Black & White w/SDX900
Posted 13 March 2006 - 09:51 PM
I noticed that from the downloadable scene files in the Goodmans Guide that there was no plain B&W setting. Does this mean that it's not possible to extract all the color from the image? I've also heard that it's not possible to do so with the Varicam either.
If I was to shoot in color and then correct to black and white in post, what would be the best way to view the image on set? Is it as simple as switching my monitor to black and white and referencing from there? Or should I be doing something completely different?
Any thoughts, tips, or past experiences would be of great help.
Posted 29 March 2006 - 04:03 AM
I shot a segment for a TV pilot in B&W with the SDX. I set up the camera for a fairly neutral/natural color reproduction, then on set I simply turned the chroma down on the monitor, and in post we simply hit "desaturate" in Final Cut Pro. There were no surprises between what I saw on set and what I got in post.
Beyond that, you may want to tweak the gamma a bit to achieve the most desireable B&W image. I think I ended up raising the master gamma a little bit and then closing down the iris to round of the highlight rsponse a little more smoothly. But that was specific to the scene I was shooting.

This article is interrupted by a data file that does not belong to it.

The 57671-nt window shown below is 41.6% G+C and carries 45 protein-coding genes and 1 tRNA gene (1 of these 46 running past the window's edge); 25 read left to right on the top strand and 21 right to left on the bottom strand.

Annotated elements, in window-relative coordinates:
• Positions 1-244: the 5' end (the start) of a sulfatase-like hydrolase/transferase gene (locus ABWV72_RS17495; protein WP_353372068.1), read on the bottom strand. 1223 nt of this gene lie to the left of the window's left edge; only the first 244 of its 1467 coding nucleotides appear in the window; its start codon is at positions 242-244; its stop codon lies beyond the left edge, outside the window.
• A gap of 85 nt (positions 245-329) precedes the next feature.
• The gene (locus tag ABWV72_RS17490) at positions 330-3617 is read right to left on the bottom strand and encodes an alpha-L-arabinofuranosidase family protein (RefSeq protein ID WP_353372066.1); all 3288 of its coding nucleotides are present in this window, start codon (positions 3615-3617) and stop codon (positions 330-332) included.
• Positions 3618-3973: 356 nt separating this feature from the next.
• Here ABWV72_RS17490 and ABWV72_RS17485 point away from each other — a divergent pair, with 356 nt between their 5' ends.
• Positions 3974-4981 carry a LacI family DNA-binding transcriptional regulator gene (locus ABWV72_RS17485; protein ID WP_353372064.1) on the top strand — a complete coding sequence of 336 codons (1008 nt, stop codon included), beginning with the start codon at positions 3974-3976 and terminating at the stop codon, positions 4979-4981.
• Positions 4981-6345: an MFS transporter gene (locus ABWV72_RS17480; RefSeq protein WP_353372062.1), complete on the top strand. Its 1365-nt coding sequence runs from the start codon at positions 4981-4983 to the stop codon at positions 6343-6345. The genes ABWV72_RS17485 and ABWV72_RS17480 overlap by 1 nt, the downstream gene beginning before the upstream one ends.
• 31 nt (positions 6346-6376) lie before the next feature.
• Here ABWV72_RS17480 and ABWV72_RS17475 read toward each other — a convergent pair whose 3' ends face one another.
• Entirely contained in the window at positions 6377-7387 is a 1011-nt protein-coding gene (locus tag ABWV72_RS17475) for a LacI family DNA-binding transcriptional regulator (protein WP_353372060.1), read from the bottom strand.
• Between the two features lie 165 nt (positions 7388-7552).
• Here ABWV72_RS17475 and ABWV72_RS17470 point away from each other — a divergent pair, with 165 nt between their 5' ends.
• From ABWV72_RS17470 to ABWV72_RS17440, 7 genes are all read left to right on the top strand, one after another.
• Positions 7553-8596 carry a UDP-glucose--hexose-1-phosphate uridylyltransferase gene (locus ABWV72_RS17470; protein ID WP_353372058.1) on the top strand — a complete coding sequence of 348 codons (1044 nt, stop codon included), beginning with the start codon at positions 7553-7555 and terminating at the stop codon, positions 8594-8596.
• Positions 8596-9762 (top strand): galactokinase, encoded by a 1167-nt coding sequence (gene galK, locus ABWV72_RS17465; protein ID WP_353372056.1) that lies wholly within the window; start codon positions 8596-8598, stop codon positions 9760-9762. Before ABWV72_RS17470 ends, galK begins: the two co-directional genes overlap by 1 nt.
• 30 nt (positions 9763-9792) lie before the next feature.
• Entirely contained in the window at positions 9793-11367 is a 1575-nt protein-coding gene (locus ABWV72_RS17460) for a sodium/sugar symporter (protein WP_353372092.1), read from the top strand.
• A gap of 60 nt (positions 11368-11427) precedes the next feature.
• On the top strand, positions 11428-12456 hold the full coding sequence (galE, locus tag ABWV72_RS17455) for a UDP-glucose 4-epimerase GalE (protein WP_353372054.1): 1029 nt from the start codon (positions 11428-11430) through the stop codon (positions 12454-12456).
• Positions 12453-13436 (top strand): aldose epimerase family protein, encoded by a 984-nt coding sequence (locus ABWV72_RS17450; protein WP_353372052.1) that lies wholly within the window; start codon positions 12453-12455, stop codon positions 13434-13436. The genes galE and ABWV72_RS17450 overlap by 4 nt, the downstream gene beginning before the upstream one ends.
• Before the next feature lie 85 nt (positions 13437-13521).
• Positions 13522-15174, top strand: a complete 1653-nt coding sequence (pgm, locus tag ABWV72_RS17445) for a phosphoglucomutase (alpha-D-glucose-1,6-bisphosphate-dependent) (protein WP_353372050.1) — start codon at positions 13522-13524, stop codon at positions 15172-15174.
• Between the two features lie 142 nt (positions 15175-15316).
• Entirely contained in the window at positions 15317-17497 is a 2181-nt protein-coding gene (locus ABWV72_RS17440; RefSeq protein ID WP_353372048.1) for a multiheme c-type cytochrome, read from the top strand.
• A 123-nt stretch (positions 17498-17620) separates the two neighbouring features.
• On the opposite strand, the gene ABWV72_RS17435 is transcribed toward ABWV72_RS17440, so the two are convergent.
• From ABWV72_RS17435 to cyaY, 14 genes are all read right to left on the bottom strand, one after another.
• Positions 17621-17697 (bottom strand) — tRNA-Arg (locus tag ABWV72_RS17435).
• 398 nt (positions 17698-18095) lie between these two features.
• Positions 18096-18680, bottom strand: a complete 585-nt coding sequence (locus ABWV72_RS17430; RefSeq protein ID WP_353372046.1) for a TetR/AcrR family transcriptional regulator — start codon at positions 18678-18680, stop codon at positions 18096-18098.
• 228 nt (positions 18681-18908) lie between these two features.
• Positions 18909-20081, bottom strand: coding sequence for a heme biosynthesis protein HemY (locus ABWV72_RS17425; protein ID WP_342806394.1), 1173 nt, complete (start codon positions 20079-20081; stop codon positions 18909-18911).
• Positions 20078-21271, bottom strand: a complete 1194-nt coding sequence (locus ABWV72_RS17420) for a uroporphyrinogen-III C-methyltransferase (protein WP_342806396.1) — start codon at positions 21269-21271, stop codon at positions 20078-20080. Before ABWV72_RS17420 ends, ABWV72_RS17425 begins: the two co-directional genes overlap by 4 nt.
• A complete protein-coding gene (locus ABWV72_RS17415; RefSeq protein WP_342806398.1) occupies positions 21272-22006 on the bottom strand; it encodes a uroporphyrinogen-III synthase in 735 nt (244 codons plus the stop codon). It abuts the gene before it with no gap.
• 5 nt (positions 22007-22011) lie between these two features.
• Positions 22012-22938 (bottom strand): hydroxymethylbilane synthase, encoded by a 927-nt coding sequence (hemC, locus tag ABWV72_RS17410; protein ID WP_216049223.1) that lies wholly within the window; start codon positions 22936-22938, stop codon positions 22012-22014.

Posted 29 March 2006 - 04:25 AM
I did the same procedure as you but thenin most I color graded by layers a lot.
Now trying to get it on DVD but hell I cant ge the contrast Ihave in the final dv file to dvd colors and contrast go bananas...
Any wayhere is a link to it. Any opinions would be great.
Posted 03 April 2006 - 04:10 PM
Here's a chessy extreme example I had to throw together one afternoon. Just two hard lights and a lot of post processing (the crappy audio sells it, i think). Link
Posted 30 October 2006 - 12:43 PM
Also I was wondering if anyone has any experience with Color Finesse. We're planning on doing our final color correction with it and I haven't used it before. Being that the project is B&W I'm wondering if there's anything else out there that would help.